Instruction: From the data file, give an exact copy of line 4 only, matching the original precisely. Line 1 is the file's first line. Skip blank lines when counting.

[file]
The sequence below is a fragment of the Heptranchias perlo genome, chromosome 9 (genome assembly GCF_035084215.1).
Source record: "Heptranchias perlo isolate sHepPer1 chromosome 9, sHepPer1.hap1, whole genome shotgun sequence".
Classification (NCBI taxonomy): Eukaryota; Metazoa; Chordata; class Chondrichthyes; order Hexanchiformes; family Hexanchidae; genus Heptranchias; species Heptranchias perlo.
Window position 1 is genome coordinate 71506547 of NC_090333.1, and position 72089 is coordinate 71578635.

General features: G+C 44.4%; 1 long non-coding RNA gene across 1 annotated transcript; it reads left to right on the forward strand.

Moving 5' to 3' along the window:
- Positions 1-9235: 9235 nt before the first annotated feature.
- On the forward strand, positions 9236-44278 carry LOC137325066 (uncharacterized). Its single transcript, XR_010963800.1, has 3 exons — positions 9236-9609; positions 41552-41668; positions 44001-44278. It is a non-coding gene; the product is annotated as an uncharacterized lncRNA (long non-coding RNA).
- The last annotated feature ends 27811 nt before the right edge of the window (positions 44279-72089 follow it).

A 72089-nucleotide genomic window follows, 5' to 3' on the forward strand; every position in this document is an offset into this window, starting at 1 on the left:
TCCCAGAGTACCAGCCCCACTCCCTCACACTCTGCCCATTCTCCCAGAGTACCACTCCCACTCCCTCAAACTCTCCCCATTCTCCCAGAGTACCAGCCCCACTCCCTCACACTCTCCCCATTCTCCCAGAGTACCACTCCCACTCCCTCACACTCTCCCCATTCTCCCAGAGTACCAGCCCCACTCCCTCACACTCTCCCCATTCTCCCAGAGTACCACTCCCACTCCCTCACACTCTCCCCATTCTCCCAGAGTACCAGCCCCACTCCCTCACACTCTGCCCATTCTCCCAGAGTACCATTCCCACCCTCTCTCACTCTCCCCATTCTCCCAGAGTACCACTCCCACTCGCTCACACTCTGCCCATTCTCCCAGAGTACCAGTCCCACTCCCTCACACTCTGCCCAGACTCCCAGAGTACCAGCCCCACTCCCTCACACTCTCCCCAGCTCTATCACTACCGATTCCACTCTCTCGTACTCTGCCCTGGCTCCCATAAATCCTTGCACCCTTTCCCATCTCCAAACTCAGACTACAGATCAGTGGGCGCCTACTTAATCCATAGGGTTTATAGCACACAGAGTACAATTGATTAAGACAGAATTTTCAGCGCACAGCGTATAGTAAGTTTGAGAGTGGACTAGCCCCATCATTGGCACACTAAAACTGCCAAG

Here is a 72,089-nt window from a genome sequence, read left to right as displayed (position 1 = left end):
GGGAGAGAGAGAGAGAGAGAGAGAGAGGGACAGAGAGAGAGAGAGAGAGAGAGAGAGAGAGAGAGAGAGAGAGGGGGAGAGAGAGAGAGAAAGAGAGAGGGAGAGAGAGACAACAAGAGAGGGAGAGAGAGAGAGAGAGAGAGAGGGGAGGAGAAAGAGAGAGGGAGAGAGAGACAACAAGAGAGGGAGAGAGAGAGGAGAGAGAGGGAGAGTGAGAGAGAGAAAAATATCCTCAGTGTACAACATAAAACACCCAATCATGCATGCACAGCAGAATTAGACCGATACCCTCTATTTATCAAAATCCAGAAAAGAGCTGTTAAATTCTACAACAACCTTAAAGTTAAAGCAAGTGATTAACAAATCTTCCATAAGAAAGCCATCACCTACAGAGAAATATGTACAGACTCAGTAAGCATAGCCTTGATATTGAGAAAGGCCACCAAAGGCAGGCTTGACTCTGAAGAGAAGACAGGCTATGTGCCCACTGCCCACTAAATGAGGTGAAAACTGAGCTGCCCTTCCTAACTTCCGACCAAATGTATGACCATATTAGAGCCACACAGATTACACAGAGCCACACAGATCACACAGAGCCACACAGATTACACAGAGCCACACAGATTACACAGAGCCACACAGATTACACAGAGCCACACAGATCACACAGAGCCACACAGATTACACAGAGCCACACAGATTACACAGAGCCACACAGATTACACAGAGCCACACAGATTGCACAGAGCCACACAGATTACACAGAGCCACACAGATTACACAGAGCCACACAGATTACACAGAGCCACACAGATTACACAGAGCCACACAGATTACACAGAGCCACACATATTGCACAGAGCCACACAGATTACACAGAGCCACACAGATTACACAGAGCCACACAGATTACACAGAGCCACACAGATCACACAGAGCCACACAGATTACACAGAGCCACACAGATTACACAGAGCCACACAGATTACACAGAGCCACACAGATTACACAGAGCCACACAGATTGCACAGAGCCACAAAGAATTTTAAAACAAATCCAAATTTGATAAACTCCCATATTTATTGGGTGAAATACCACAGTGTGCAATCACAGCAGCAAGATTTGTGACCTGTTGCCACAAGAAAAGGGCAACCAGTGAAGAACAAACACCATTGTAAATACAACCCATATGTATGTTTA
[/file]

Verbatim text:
Window position 1 is genome coordinate 71506547 of NC_090333.1, and position 72089 is coordinate 71578635.